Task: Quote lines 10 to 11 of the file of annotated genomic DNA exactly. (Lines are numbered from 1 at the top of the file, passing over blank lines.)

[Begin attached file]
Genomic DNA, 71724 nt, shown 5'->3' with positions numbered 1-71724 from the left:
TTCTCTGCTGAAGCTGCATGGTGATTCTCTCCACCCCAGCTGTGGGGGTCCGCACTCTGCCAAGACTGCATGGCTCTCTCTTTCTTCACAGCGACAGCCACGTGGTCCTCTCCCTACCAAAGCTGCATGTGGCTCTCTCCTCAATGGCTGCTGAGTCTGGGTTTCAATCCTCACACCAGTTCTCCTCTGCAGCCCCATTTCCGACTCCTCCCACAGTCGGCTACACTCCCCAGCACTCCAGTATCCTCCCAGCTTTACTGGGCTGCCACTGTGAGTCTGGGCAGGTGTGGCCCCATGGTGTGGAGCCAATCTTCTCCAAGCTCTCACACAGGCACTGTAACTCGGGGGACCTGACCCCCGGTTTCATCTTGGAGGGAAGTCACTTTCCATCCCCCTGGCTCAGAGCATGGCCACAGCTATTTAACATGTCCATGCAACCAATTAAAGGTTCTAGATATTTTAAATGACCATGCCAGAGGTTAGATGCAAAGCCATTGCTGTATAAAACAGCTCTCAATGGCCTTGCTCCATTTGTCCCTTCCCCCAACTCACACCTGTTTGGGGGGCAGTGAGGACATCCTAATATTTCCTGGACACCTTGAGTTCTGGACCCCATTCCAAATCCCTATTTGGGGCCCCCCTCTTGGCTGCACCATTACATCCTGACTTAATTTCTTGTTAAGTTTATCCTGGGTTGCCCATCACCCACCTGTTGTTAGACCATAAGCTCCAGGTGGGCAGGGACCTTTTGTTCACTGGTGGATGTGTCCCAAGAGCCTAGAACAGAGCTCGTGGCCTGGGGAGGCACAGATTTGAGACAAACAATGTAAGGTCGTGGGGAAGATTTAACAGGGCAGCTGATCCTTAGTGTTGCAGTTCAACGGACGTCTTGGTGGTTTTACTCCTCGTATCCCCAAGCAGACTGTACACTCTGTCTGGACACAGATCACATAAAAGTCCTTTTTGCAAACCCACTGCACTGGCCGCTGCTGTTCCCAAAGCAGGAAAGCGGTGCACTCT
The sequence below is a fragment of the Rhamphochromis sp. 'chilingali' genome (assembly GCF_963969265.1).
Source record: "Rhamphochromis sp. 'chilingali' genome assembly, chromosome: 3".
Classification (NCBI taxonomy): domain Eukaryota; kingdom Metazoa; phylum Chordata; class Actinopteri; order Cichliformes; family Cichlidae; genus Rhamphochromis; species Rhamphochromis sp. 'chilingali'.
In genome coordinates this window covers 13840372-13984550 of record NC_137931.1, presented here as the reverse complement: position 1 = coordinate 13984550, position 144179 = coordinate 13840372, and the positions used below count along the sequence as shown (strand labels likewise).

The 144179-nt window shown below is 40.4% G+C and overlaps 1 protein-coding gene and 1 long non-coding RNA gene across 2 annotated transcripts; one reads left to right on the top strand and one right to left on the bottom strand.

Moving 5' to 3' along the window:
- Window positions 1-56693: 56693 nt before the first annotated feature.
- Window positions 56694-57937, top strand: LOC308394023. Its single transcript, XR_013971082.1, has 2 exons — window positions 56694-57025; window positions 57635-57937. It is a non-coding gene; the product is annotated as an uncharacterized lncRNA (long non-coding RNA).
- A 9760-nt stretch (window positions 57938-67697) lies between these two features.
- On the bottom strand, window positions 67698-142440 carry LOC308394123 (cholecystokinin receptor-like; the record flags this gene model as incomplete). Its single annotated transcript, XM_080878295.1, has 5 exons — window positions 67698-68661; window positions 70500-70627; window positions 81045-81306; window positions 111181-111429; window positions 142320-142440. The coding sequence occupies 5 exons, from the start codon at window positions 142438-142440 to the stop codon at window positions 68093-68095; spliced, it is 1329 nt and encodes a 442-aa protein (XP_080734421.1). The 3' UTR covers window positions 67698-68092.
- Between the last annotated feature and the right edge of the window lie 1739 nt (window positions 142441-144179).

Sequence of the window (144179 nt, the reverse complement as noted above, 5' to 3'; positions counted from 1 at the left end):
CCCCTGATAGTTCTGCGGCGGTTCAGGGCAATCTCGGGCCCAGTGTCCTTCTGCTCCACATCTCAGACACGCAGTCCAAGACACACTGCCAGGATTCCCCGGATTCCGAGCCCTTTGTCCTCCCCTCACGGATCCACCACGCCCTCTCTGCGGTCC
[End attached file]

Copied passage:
- Window positions 56694-57937, top strand: LOC308394023. Its single transcript, XR_013971082.1, has 2 exons — window positions 56694-57025; window positions 57635-57937. It is a non-coding gene; the product is annotated as an uncharacterized lncRNA (long non-coding RNA).
- A 9760-nt stretch (window positions 57938-67697) lies between these two features.